A deceptively simple malware attack has stolen a wide array of credentials from thousands of computers over the past few weeks and continues to steal more, a researcher warned on Tuesday.
The ongoing attack is the latest wave of Separ, a credential stealer that has been known to exist since at least late 2017, a researcher with security firm Deep Instinct said. Over the past few weeks, the researcher said, Separ has returned with a new version that has proven surprisingly adept at evading malware-detection software and services. The source of its success: a combination of short scripts and legitimate executable files that are used so often for benign purposes that they blend right in. Use of spartan malware that’s built on legitimate apps and utilities has come to be called “living off the land,” and
it has been used in a variety
of highly effective campaigns over the past few years.
The latest Separ arrives in what appears to be a PDF document. Once clicked, the file runs a chain of other apps and file types that are commonly used by system administrators. An inspection of the servers being used in the campaign show that it, so far, has collected credentials belonging to about 1,200 organizations or individuals. The number of infections continues to rise, which indicates that the spartan approach has been effective in helping it fly under the radar.
“Although the attack mechanism used by this malware is very simple, and no attempt has been made by the attacker to evade analysis, the growth in the number of victims claimed by this malware shows that simple attacks can be very effective,” Guy Propper, Deep Instinct’s threat intelligence team leader, wrote in a blog post. “The use of scripts and legitimate binaries, in a ‘living off the land’ scenario, means the attacker successfully evades detection, despite the simplicity of the attack.
In this latest wave, Separ is bundled into a self-extracting executable file that uses an icon to disguise itself as a PDF document. Double clicking the file runs a chain of files that starts with a Visual Basic script. The script, in turn, executes a batch script. The batch script sets up several directories, copies files to them, and then launches a second batch script. The second script opens a decoy image to hide command windows, lowers firewall protections, and saves the results of an ipconfig /all command to a file.
The batch file then runs four executable tools that are used for legitimate purposes. This first two executables are password-dumping tools from security research organization SecurityXploded. The third executable runs the legitimate NcFTP client to upload pilfered data to previously configured accounts on the Free Hostia hosting service. The fourth executable bundles the legitimate xcopy.exe, attrib.exe, and sleep.exe apps it needs to perform mundane tasks.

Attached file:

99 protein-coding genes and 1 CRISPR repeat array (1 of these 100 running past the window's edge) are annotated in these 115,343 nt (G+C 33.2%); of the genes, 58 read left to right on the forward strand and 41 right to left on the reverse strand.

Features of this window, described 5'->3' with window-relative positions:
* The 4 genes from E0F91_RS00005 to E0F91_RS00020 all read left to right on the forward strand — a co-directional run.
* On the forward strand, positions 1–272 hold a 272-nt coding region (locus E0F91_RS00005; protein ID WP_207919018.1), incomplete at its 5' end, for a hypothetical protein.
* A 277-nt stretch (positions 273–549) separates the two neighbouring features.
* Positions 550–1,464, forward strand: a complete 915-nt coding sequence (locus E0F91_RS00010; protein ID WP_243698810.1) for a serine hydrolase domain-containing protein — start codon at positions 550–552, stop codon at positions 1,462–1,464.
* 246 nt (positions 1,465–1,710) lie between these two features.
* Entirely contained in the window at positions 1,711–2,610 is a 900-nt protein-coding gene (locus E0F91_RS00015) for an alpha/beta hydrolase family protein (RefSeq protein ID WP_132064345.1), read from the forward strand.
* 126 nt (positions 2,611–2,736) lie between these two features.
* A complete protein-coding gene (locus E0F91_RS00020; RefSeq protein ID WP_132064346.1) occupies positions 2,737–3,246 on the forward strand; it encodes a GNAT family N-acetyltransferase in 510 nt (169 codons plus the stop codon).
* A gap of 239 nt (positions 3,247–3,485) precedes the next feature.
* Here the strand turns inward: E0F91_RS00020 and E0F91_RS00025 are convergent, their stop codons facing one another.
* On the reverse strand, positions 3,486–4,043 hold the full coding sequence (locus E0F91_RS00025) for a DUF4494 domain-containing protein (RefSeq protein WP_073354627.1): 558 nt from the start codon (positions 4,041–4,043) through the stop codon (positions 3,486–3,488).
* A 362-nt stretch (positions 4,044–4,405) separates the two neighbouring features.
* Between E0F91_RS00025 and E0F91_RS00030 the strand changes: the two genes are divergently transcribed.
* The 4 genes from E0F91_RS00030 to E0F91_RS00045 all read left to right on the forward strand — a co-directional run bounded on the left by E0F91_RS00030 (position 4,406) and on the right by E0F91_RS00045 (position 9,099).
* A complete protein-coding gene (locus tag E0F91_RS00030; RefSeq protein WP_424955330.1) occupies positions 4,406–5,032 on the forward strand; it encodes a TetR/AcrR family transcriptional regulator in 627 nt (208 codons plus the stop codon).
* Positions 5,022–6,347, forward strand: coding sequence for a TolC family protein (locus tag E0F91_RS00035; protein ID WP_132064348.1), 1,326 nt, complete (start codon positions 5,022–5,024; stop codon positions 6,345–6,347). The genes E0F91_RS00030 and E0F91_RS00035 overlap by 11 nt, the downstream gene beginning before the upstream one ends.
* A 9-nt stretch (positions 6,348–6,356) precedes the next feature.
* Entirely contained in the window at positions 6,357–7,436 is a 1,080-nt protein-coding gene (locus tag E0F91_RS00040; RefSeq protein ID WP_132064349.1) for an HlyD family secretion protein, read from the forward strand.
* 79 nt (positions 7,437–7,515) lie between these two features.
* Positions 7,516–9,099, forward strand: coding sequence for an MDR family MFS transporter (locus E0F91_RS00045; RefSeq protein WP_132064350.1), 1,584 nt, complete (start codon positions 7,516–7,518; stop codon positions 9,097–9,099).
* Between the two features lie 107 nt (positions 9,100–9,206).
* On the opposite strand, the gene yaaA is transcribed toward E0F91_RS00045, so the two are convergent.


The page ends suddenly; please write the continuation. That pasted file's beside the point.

“As can be seen above, the attackers make no attempt to hide their intentions and use no obfuscation or evasion techniques,” Propper wrote. “In addition, all the output file names and credentials used by the attackers are hard-coded in the scripts.”
Turning the tables on the bad guys
The hard-coded credentials allowed Deep Instinct to turn the tables on the attackers and access two of the accounts they used to store the pilfered data. The researchers later gained access to eight other accounts. As of Tuesday afternoon, the accounts stored credentials belonging to about 1,000 individuals and 200 organizations. The number of collected credentials has steadily grown over the course of the past few weeks, and the researchers suspect there may be additional accounts storing still more.
So far, Propper said, officials at Freehostia haven’t responded to private messages from Deep Instinct reporting the abuse of the hosting service. A message Ars sent Freehostia seeking comment for this post also went unanswered. Propper said Deep Instinct has notified infected individuals and organizations that their credentials have been harvested.
About the only thing required for the recent Separ campaign to succeed, at least initially, was for an end user to click on a disguised executable. Propper said, over time, a growing number of antimalware providers has come to detect the attack. Still, the ongoing attacks are a reminder that—despite the growing sophistication of many of today’s malware attacks—simple, sparse hacks remain painfully effective.